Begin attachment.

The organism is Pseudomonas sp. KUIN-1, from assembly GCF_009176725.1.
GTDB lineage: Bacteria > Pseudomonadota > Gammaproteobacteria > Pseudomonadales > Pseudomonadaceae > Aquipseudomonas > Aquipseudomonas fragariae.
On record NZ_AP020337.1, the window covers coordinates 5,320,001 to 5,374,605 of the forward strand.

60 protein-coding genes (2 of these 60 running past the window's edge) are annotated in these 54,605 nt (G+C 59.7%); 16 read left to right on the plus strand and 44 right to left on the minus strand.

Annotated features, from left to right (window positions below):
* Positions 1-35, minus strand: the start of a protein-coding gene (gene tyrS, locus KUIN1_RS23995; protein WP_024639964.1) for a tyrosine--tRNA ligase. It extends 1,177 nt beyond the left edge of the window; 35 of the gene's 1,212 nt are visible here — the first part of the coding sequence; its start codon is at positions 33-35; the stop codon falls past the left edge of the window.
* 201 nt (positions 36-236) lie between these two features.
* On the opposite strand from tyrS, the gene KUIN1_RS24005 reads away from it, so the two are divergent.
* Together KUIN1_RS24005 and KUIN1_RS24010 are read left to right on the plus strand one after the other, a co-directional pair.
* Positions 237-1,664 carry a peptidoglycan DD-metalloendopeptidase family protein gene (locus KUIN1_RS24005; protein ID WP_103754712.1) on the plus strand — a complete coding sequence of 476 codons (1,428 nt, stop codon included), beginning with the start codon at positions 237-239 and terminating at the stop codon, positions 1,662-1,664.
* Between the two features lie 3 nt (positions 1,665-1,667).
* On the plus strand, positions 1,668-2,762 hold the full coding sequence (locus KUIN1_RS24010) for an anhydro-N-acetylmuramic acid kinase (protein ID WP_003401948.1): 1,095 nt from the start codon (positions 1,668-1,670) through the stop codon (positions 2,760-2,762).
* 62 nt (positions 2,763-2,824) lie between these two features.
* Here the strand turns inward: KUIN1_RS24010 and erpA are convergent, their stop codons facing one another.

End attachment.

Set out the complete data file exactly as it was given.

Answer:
The organism is Pseudomonas sp. KUIN-1, from assembly GCF_009176725.1.
GTDB lineage: Bacteria > Pseudomonadota > Gammaproteobacteria > Pseudomonadales > Pseudomonadaceae > Aquipseudomonas > Aquipseudomonas fragariae.
On record NZ_AP020337.1, the window covers coordinates 5,320,001 to 5,374,605 of the forward strand.

60 protein-coding genes (2 of these 60 running past the window's edge) are annotated in these 54,605 nt (G+C 59.7%); 16 read left to right on the plus strand and 44 right to left on the minus strand.

Annotated features, from left to right (window positions below):
* Positions 1-35, minus strand: the start of a protein-coding gene (gene tyrS, locus KUIN1_RS23995; protein WP_024639964.1) for a tyrosine--tRNA ligase. It extends 1,177 nt beyond the left edge of the window; 35 of the gene's 1,212 nt are visible here — the first part of the coding sequence; its start codon is at positions 33-35; the stop codon falls past the left edge of the window.
* 201 nt (positions 36-236) lie between these two features.
* On the opposite strand from tyrS, the gene KUIN1_RS24005 reads away from it, so the two are divergent.
* Together KUIN1_RS24005 and KUIN1_RS24010 are read left to right on the plus strand one after the other, a co-directional pair.
* Positions 237-1,664 carry a peptidoglycan DD-metalloendopeptidase family protein gene (locus KUIN1_RS24005; protein ID WP_103754712.1) on the plus strand — a complete coding sequence of 476 codons (1,428 nt, stop codon included), beginning with the start codon at positions 237-239 and terminating at the stop codon, positions 1,662-1,664.
* Between the two features lie 3 nt (positions 1,665-1,667).
* On the plus strand, positions 1,668-2,762 hold the full coding sequence (locus KUIN1_RS24010) for an anhydro-N-acetylmuramic acid kinase (protein ID WP_003401948.1): 1,095 nt from the start codon (positions 1,668-1,670) through the stop codon (positions 2,760-2,762).
* 62 nt (positions 2,763-2,824) lie between these two features.
* Here the strand turns inward: KUIN1_RS24010 and erpA are convergent, their stop codons facing one another.